Intestinal Permeability Test
The lactulose-to-mannitol ratio (La/Ma) test was performed 1 day before and after the 8-week treatment period according to the methods of Generoso et al.21 Fifty-five children with no history of RAP (n = 25 female subjects; ages 5–12 years) were recruited among children of the department staff to assess the normal range of La/Ma and were referred to as the control group.
The primary outcome was the change in abdominal pain (frequency/severity) according to the VAS score from baseline to the end of the treatment period. We chose pain as the primary outcome measure consistent with the proposed points to consider for IBS trials.17 Secondary outcomes were (1) a decrease of at least 50% in the number of episodes and intensity of pain (treatment success), (2) a decrease in the perception of children's pain according to their parents, and (3) modification of intestinal permeability.
Adverse Events and Disallowed Medication
Adverse events were monitored throughout the study. Children were not allowed to consume any probiotics or prebiotics other than those provided, and they were instructed to continue their usual eating and physical exercise habits. Concomitant use of medications that affect gastrointestinal motility and/or pain perception was allowed, providing their parents registered the intake.
With the assumption that relief of pain would be expected in 70% of those who were receiving the probiotic and in 40% of those who were receiving the placebo, we calculated that a sample of 65 children per group would be required. This number would allow for 90% power to show at least a 2.5-U (SD: 3.0) advantage of LGG over placebo with respect to pain on the basis of a 2-sided type 1 error rate of 5%.
Secondary outcomes were analyzed as binary variables. Treatment success was evaluated as either achieved or failed and as a decrease in the perception of children's pain according to their parents, rated as either significant or no relief. The χ2 or Fisher's exact test was used, as appropriate, to compare percentages and nominal variables.
For continuous variables, differences between children in the 2 treatment arms were compared by using analysis of variance, and the Wilcoxon test was used for comparison of the mean values. The average frequency/intensity of pain during the run-in period was used as a baseline, and change in pain frequency/intensity was measured. Odds ratios and 95% confidence intervals and the number needed to treat were calculated. All statistical tests were 2-tailed and performed at the 5% level of significance. All analyses were performed on the intention-to-treat basis, in which all of the participants in a trial are analyzed according to the intervention to which they were assigned, regardless of whether they received it. Data are presented as mean and standard deviation. Data were analyzed with SPSS 13.0 software (SPSS, Chicago, IL).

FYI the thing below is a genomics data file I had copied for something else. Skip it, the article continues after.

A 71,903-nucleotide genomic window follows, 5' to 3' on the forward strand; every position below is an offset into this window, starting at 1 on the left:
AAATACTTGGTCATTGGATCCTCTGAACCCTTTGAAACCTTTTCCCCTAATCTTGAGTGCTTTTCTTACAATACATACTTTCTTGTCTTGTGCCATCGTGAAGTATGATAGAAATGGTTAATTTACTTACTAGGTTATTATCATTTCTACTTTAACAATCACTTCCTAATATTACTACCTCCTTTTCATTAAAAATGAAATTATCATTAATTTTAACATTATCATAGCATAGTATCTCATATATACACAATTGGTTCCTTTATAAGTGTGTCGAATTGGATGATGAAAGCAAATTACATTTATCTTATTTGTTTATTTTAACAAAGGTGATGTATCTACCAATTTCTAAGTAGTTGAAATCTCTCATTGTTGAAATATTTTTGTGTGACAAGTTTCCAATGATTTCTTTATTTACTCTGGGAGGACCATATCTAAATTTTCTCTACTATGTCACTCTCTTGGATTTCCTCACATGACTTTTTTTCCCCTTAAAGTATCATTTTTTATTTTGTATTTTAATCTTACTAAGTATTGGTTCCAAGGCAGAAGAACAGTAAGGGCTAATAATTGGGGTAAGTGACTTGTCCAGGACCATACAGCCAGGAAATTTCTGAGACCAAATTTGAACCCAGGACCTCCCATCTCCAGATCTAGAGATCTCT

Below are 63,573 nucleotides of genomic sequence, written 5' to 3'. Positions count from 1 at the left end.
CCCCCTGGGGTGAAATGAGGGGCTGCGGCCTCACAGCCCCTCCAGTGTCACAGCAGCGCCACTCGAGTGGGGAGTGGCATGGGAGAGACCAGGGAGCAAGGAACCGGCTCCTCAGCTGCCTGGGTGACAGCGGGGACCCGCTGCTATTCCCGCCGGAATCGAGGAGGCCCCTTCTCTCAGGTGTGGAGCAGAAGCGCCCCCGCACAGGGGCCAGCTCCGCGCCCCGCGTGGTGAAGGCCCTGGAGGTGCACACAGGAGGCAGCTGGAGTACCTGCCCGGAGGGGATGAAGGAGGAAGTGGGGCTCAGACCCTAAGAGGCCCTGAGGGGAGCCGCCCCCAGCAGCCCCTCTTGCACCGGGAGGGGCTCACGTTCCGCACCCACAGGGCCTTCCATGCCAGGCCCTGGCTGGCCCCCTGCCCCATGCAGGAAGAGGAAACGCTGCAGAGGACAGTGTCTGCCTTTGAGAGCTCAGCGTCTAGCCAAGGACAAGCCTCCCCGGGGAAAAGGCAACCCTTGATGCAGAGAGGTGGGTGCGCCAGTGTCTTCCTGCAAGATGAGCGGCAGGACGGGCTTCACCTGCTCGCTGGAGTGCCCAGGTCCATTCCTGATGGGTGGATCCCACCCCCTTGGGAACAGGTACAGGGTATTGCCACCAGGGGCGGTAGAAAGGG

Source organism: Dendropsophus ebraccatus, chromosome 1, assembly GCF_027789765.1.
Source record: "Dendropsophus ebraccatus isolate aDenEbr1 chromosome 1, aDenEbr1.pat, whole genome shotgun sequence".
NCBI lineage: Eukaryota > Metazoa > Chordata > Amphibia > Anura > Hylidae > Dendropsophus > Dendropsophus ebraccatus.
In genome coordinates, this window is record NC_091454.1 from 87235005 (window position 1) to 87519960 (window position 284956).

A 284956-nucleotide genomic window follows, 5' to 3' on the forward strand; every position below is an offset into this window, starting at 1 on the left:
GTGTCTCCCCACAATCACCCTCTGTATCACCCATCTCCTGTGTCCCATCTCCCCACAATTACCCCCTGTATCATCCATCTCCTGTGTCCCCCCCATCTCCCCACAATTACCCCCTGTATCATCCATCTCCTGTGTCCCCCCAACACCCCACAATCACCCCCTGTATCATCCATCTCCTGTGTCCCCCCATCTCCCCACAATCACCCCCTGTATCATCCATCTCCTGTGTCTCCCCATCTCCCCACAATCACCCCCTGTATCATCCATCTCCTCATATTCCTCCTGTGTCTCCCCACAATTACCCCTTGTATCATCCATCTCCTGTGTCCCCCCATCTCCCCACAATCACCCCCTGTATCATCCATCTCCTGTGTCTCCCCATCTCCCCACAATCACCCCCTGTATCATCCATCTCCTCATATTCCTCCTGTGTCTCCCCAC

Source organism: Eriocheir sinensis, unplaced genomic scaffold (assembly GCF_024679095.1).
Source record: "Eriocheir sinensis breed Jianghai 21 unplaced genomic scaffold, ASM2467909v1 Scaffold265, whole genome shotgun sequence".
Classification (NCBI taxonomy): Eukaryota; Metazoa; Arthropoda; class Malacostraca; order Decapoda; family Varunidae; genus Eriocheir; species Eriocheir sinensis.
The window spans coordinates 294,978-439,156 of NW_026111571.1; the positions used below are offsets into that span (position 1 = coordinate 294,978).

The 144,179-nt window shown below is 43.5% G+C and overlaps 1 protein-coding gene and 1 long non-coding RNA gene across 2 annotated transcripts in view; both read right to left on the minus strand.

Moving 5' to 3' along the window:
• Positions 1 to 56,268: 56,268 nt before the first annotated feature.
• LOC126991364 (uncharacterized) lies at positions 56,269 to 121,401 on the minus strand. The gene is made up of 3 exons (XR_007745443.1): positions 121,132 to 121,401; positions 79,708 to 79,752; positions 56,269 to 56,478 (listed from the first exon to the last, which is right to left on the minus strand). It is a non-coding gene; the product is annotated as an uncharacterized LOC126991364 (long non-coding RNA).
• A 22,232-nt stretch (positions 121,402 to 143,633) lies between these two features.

Of 353 potential participants, 141 met the inclusion criteria and were randomly assigned to a study group (71 subjects in the LGG group and 70 subjects in the placebo group); 83 subjects had IBS, and 58 had FAP. Figure 1 shows the number of participants involved in the trial from the assessment for eligibility through follow-up. At the final assessment, complete data were available for 136 of 141 participants (96%). The baseline characteristics of the participants in the 2 groups were similar (Table 1).
The number of episodes of pain per week at baseline was 3.7 (2.5) in the probiotic and 3.5 (2.4) in the placebo group. The episodes of pain at 12 weeks decreased to 1.1 (0.8) and 2.2 (1.2), respectively (P < .01). At the end of the follow-up period, episodes of pain decreased to 0.9 (0.5) in the probiotic group and 1.5 (1.0) in the placebo group (P < .02) (Fig 2A).
The severity of pain at baseline was 4.3 (1.8) in both groups. The severity of pain at 12 weeks had decreased to 2.3 (1.3) and 3.4 (2.1), respectively (P < .01). At the end of follow-up, the episodes of pain had decreased to 0.9 (0.5) in the probiotic and 1.5 (1.0) in the placebo group (P < .001) (Fig 2B). Table 2 shows the results for children with IBS and FAP.
At week 12, treatment success was achieved in 48 children in the LGG group compared with 37 in the placebo group (72 vs 53%; P < .03). At the end of the follow-up, treatment success was achieved in 53 children in the LGG group compared with 43 children in the placebo group (79 vs 62%; P < .03). Treatment success at week 12 was sustained at week 20. The effect was present only in children with IBS (Table 3).
Perception of Children's Pain According to Their Parents